CPX works pretty good on this one.
We actually have a nice CP, P combo.
CP= Counterpremise
P=Premise

So the first bold actually supports an opposing view and the second bold face in fact support the main conclusion of the argument
Let's take a peep at the answer choices

I think C and D are pretty close here. But note that C says that the bold face is a premise, while D says that it is the counterconclusion.
Now, the second part is very similar in both as well. So it is going to be a delicate choice. Let's proceed, shall we?
So what is the first bold actually? From my understanding, it is in fact a counterpremise as a stated before.

Some claim that America’s success stems from the two party
system.
(Counterpremise) These people say that a third party would make the passage of legislation and thus
governance impossible (Counterconclusion)

So for me the answer should be C, but I'm probably making a mistake in my reasoning.
Experts, will you shed some light on this one?
Thanks in advance
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Re: Political analyst: A party that temporarily positions itself [#permalink] New post 14 Oct 2013, 08:56
thevenus wrote:
d) The first is the primary claim made by opponents of the main point of the argument; the
second is evidence proposed in opposition to the first.

Some claim that America’s success stems from the two party
system.


is the primary claim because it is further explained ... furthermore , they point to the current sluggish pace of government
as proof that the country cannot bear the burden of a third party.

otherwise we would have opted for (E) which says that the 1st boldface is just a claim and not the primary claim.

Yet, most European
countries have multi-party systems and few complain about any inability to govern
there.


we can figure out "yet" which is throwing contrast in opposition of the primary claim mentioned above in the boldface by quoting example of European countries.

(D) Wins.


Is it really the primary claim for that reason? Check my post above. Would be happy to exchange thoughts. I think you approach is valid and you are probably correct.
But let me know your thoughts on why D over C.

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Re: Political analyst: A party that temporarily positions itself [#permalink] New post 20 Nov 2013, 17:24
GetThisDone wrote:
Political analyst: A party that temporarily positions itself in the negligible crack between the
American right and left will do little to expand the public debate. What America needs is a
permanent third party. Some claim that America’s success stems from the two party
system.
These people say that a third party would make the passage of legislation and thus
governance impossible. Furthermore, they point to the current sluggish pace of government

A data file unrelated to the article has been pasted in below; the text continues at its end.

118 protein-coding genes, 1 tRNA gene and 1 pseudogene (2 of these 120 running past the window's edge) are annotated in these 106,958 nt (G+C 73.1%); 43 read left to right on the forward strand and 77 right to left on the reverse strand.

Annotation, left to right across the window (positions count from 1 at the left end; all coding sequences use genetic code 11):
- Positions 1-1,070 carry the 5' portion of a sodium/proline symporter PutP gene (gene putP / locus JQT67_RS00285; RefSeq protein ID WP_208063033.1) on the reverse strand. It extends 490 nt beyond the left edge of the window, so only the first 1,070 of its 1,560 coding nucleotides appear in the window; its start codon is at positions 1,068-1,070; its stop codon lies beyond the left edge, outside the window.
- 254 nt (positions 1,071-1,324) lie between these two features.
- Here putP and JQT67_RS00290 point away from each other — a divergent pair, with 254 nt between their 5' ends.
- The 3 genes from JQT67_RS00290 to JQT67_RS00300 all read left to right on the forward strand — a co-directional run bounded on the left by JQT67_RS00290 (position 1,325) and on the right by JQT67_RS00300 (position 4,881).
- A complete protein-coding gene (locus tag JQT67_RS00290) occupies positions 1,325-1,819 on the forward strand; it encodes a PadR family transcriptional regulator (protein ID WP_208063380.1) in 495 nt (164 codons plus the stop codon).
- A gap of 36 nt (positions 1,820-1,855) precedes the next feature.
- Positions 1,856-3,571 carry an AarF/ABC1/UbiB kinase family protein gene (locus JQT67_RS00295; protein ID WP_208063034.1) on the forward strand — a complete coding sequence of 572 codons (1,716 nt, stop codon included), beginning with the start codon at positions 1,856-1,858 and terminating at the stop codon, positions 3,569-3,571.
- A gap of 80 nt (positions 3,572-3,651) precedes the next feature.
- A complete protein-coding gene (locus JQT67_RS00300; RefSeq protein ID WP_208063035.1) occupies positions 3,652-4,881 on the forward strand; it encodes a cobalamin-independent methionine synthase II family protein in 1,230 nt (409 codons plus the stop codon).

as proof that the country cannot bear the burden of a third party. Yet, most European
countries have multi-party systems and few complain about any inability to govern
there.
Which of the following best describes the functions of the two sections in boldface in
the argument above?
A) The first is the main point of the argument; the second is a premise that supports that point.
b) The first opposes the premises of the argument; the second is the claim that the argument
supports.
c) The first supports the main position held by opponents of the main point; the second is a
premise that argues against that position.
d) The first is the primary claim made by opponents of the main point of the argument; the
second is evidence proposed in opposition to the first.
e) The first is a claim made by opponents of the main point of the argument; the second is the
claim that the first opposes.

Main CR Qs link - cr-qs-600-700-level-131508.html


The answer can be narrow down to C & D . But how to differentiate between Whether the 2nd Bold face was Premise or not ? A close look to the argument structure Premise - Main conclusion- Opponents claim- Reason- Evidence- Evidence in opposition of Opponents claim. So here we go right answer D.

Hope this helps :-D :misbrand :banana
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Re: Political analyst: A party that temporarily positions itself [#permalink] New post 03 Jan 2014, 04:30
I would like to explain why D is wrong.

d) The first is the primary claim made by opponents of the main point of the argument; the
second is evidence proposed in opposition to the first.

Furthermore, they point to the current sluggish pace of government as proof that the country cannot bear the burden of a third party. Yet, most European
countries have multi-party systems and few complain about any inability to govern there.


The second bold faced statement is not directly opposing the first but rather opposing the statement mentioned in the above passage(please look for the contrast shown here using the word "yet").
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Re: Political analyst: A party that temporarily positions itself [#permalink] New post 03 Jan 2014, 04:51
D is my choice.The first BF is the counter conclusion:there shouldn't be any third party.The second BF is evidence against the counter conclusion ie premise.